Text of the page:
Boeing faces ’emerging issues’ ahead of Starliner capsule’s 1st crewed flight in July, NASA says (Image Credit: Space.com)
Boeing still has some work to do to get its astronaut taxi ready for its first crewed jaunt this summer.
That mission, called Crew Flight Test (CFT), will launch NASA astronauts Butch Wilmore and Suni Williams to the International Space Station (ISS) aboard Boeing’s Starliner capsule no earlier than July 21.
Boeing aims to fuel Starliner next month in preparation for liftoff. During a “checkpoint review” conducted last Thursday (May 25), however, the company and NASA identified a few “emerging issues that need a path to closure” to resolve before taking that big step, according to NASA.
For example, teams will replace a bypass valve in the system that helps cool Starliner’s avionics, NASA officials wrote in an update on Friday (May 26). Such work is expected to take just a week and won’t affect the planned CFT timeline, they added.
Technicians and engineers are also assessing whether a certain kind of tape used to protect some of Starliner’s wires poses a flammability risk. And Boeing and NASA teams are reassessing the efficiency of some joints in Starliner’s parachute system “based on new data reviews as part of the ongoing design certification process,” agency officials said in Friday’s statement.
“We are taking a methodical approach to the first crewed flight of Starliner incorporating all of the lessons learned from the various in-depth testing campaigns, including Starliner’s flight tests and the agency’s verification efforts,” Steve Stich, manager of NASA’s Commercial Crew Program, said in the same statement.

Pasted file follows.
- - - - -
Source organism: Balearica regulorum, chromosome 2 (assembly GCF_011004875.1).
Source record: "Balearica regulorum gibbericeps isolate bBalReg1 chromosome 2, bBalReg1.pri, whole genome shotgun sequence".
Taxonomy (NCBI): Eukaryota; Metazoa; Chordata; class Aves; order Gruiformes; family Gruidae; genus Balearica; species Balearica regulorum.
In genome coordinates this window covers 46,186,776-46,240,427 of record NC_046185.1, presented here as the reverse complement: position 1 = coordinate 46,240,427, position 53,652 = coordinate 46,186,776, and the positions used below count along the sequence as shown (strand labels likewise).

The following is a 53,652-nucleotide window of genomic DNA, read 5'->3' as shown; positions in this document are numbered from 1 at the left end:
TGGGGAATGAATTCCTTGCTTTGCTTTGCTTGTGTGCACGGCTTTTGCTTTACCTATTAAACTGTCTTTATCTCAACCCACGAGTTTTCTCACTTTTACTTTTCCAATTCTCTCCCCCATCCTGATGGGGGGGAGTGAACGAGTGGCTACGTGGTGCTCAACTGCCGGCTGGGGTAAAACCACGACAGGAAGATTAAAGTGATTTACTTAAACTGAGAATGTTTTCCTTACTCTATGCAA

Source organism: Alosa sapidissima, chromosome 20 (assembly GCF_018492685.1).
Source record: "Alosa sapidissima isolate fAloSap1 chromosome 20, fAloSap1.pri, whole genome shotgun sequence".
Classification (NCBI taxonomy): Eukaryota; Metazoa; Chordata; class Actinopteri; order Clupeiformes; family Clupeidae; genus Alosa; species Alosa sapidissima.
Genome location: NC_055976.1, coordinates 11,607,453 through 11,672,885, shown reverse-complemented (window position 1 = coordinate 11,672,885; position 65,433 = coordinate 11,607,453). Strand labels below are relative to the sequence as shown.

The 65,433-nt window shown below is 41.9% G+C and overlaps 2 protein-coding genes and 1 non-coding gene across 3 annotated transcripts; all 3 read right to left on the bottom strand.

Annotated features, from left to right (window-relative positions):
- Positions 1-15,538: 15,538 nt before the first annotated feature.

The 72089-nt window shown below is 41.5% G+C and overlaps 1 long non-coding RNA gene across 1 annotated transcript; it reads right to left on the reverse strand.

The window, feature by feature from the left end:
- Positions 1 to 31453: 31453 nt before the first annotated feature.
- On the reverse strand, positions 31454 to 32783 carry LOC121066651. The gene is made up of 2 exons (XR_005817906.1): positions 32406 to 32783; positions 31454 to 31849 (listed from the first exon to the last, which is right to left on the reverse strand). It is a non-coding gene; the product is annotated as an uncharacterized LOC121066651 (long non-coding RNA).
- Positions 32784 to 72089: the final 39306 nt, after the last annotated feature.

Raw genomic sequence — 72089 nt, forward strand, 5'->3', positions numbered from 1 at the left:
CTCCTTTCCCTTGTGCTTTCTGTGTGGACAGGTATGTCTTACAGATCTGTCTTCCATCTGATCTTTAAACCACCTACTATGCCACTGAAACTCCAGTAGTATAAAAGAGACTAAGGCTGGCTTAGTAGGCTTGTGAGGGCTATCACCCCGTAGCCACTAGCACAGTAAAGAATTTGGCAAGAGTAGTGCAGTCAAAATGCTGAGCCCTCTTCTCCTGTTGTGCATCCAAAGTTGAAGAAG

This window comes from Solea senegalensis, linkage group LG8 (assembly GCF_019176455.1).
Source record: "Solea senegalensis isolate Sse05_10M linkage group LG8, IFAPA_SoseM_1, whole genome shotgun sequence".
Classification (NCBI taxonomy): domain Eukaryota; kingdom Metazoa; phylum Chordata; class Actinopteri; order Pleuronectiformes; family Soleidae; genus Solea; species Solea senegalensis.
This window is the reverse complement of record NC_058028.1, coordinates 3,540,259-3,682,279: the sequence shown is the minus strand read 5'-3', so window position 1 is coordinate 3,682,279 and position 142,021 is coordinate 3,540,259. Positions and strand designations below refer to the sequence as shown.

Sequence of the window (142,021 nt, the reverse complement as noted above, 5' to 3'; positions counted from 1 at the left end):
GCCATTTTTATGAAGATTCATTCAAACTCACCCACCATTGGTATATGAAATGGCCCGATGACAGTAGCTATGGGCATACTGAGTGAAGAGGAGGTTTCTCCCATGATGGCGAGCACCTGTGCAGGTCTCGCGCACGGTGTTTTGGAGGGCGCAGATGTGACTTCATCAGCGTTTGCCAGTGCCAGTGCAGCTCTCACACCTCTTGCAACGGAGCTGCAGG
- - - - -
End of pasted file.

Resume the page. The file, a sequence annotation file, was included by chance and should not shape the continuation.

“All Orbital Flight Test-2 anomalies are closed,” Stich added, referring to Starliner’s first test mission, a successful uncrewed flight to the ISS that launched in May 2022. “In addition to the closeout of ongoing work, the team remains vigilant on tracking new technical issues as we complete certification for crewed flight.”
Earlier this year, Boeing and NASA said that CFT was on track to launch in April. But in late March, the target date was pushed back to no earlier than July 21, a move made to accommodate further analyses of Starliner and its systems and an anticipated busy spring at the ISS.
NASA and Boeing have completed most of the prep work needed to get Starliner ready for CFT, agency officials said in Friday’s update. But another delay isn’t out of the question, they added.
“Crew safety remains the highest priority for NASA and its industry providers, and emerging issues are not uncommon in human spaceflight, especially during development,” Stich said. “The combined team is resilient and resolute in their goal of flying crew on Starliner as soon as it is safe to do so. If a schedule adjustment needs to be made in the future, then we will certainly do that as we have done before. We will only fly when we are ready.”